Sighs of Autumn Rain #3 (visiting Tu Fu)


Sighs of Autumn Rain #3 (visiting Tu Fu)

Who would notice this common man in Chang’an?
Within his walls, watching through the gate
Cloistered, too old to tend to the weeds
In the rain, children pass by without concern
Hastened by the early cold in the wind’s sighs
A lone goose struggles overhead, wet wings weighted
The white sun has not been seen this autumn
Will the mud ever dry?

Literal translations of classic Chinese poetry can be found at I first learned of this from Robert Okaji, who has written several interpretations of some of those poems. This is my interpretation of a poem by Tu Fu. The literal translation, as provided at, is as follows:

Sighs of Autumn Rain (3)

Chang’an commoner who notice
Be locked in weigh gate watch surround wall
Old people not go grow weeds
Child without worry walk wind rain
Rain sound sough and sigh hasten early cold
West goose wing wet high fly hard
Autumn come have not see white sun
Mud dirt after earth what time dry

Image source:

An Evening with a Poet in Texas

Several times, Robert Okaji has given us his take on classic Chinese poems, based on literal translations found at He admits to liberal interpretation in his versions, based on his perspective in life. Inspired by Bob, I have decided to try my hand at it and will post some of those as I hone my “skills.” In the meantime I present this very liberal interpretation (actually, an adaptation imagining a meeting with Bob) of a classic Chinese poem by Tu Fu, Written for Scholar Wei. The original translation, as presented at appears at the bottom.


An Evening with a Poet in Texas

Many years behind us, never to have met
Distant, apart like Orion and Scorpio
But now, we meet on this special evening
One night, like a candle
Burning brief, but bright
While we sit here, gray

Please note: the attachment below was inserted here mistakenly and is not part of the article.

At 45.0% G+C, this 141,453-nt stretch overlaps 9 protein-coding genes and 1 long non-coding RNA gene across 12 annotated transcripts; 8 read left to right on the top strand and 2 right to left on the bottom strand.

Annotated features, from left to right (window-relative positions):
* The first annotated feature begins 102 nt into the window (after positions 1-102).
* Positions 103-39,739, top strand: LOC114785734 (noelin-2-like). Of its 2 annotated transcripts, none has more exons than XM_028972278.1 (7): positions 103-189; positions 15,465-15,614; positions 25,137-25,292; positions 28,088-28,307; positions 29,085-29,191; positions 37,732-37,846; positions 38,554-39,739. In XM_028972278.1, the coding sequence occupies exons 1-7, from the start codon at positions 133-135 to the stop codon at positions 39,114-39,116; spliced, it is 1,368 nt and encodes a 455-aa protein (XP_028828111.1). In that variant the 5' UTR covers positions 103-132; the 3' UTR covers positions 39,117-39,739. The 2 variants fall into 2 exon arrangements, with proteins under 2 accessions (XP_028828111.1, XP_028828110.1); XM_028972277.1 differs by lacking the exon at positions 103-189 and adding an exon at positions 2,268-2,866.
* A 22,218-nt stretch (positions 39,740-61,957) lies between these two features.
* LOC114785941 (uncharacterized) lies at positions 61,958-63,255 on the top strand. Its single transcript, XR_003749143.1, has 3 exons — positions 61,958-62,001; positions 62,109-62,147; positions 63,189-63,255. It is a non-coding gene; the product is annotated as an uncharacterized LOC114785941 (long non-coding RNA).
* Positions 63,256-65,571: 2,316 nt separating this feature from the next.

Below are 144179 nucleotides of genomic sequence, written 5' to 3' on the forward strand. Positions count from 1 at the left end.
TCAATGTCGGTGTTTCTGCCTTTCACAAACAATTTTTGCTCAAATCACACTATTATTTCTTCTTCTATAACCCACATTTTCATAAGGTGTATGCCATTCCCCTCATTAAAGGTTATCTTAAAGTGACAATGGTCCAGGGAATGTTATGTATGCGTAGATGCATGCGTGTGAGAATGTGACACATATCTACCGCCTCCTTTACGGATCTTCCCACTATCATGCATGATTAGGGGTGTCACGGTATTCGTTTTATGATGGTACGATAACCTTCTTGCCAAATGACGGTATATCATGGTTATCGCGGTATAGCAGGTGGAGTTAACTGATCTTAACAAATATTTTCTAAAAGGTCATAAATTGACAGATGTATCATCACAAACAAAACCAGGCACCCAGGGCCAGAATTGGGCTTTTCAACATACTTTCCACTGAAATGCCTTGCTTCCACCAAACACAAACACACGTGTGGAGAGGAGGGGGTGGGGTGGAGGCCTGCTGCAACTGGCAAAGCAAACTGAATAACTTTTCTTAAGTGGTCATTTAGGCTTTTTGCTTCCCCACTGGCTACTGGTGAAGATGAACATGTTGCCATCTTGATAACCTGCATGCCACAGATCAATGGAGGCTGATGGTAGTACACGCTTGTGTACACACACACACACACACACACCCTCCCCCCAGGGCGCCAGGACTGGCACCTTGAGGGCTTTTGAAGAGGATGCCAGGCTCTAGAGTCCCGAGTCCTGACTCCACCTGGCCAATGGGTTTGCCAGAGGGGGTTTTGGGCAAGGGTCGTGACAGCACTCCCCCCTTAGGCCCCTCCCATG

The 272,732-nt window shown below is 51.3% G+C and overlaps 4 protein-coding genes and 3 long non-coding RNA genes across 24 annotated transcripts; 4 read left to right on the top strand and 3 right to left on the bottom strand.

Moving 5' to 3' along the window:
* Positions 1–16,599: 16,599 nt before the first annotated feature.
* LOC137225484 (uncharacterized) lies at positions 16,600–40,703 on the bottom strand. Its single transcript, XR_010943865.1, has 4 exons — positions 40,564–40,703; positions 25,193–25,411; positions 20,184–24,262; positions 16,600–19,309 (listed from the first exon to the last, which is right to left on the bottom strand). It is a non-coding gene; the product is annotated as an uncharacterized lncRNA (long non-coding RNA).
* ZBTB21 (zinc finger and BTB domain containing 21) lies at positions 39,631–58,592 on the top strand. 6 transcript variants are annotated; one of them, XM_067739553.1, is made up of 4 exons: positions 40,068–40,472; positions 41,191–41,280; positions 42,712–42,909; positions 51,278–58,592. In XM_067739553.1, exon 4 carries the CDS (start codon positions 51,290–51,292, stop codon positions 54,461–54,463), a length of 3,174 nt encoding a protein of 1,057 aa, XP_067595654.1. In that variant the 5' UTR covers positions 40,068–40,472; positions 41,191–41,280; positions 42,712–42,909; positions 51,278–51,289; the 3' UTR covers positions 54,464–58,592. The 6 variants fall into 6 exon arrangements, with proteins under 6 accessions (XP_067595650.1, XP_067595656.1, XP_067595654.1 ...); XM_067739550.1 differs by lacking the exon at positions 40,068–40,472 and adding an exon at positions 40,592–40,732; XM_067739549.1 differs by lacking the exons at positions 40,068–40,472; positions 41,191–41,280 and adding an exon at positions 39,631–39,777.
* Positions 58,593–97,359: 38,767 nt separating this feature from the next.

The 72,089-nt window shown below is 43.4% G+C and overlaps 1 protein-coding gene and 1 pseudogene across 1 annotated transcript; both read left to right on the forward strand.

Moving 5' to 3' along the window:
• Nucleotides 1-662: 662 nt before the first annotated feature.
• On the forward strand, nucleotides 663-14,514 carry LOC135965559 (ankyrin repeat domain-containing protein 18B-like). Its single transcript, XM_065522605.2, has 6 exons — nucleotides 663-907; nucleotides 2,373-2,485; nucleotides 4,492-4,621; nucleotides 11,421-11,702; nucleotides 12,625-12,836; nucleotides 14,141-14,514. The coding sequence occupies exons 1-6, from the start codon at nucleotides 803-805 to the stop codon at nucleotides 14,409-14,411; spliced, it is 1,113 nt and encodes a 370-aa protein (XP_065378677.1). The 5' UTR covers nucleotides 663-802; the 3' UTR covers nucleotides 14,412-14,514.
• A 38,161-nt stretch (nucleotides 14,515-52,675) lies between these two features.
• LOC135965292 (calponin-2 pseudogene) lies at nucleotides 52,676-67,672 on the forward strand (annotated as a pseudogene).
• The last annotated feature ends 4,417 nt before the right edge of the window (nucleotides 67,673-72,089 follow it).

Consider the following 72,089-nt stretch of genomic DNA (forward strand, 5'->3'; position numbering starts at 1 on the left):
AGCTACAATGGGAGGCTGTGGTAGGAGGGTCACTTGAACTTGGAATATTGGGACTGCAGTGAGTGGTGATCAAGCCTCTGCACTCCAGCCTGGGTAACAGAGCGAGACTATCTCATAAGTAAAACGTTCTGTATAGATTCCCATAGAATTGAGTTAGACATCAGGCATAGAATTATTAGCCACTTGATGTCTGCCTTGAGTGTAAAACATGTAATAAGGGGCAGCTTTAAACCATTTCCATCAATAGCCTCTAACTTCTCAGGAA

Talking of poets past
Would it come as a surprise
If we were to wait another lifetime
To meet again?
Words have been like a mistress to both of us
Poems dance through our heads like children
Shared now, appreciated for their worth
Questions of inspiration and nuance
Answered without hesitation
And then we have a beer – your pale ale, followed by my stout
As you bring out stuffed poblano peppers – perfect for a cool, rainy night
On a bed of seasoned rice – normal fare from your pantry
We muse on how even late friendships can form
And we drink beer after beer
Modestly, of course, for we never get drunk
While a deep friendship grows
Even over the distance that awaits us tomorrow
When we return to our daily lives

Here is the translation for Written for Scholar Wei, by Tu Fu, as provided by

Life not mutual see
Act like Shen and Shang
Today evening again which evening
Share this candle light
Young and vigorous able how long
Temple hair each already grey
Enquire old partly be ghosts
Exclaim excited in intestines
Didn’t know twenty years
Again at your hall
Past part you not married
Boys girls suddenly form a line
Happy and contented respect father friend
Ask I come what direction
Question answer be not finish
Boys girls spread out alcohol
Night rain cut spring chives
New cooked rice mix golden millet
Host say meet hard
One cup repeat ten cups
Ten cups also not drunk
Feel your friendship long
Tomorrow separate mountain mountain
Human affairs two boundless and indistinct